One of the mysteries of the English language finally explained.
So as to support, promote, or defend something.
- ‘Finding a taxi on Valentine's Day afternoon in Devizes could be something of a problem, but few will mind because it will be in the cause of true love.’
- ‘Its ‘heroes’ are revered as martyrs in the cause of Irish freedom.’
- ‘The number of older cattle now slaughtered and burnt in the cause of BSE eradication, as of last week exceeded 5m in the UK.’
- ‘If only they could be put to use in the cause of peace.’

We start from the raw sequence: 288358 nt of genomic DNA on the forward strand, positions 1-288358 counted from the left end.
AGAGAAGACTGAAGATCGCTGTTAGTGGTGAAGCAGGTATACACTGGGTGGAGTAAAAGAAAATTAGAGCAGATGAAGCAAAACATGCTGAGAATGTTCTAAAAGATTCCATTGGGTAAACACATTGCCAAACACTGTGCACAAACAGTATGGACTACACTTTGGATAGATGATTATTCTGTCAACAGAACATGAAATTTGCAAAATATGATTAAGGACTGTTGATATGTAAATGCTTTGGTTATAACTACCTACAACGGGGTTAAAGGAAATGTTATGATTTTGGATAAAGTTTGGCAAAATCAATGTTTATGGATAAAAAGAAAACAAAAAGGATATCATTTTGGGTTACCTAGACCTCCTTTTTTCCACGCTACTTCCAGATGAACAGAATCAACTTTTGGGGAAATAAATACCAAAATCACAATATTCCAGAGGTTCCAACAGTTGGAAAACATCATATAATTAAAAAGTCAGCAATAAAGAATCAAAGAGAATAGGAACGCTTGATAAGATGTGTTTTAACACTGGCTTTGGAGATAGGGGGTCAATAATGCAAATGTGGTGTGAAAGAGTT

- ‘Nearly 600 children took to the streets in the cause of road safety.’
- ‘And his martyrdom in the cause of revolution sparked all those riots and protests in 1968, didn't it?’
- ‘Freedom prevailed, and today the enemies of World War II are allies in the cause of peace.’
- ‘This is because we must accept a compromise of some of our fundamental human rights and liberties in the cause of effectively fighting the enemy.’
- ‘It was in the cause of liberty that writers such as Cowper and T. Day defended the Noble Savage and attacked the slave trade.’
- ‘When articles like this start appearing in major newspapers, you know that something is stirring in the cause of English independence.’
Top tips for CV writingRead more
In this article we explore how to impress employers with a spot-on CV.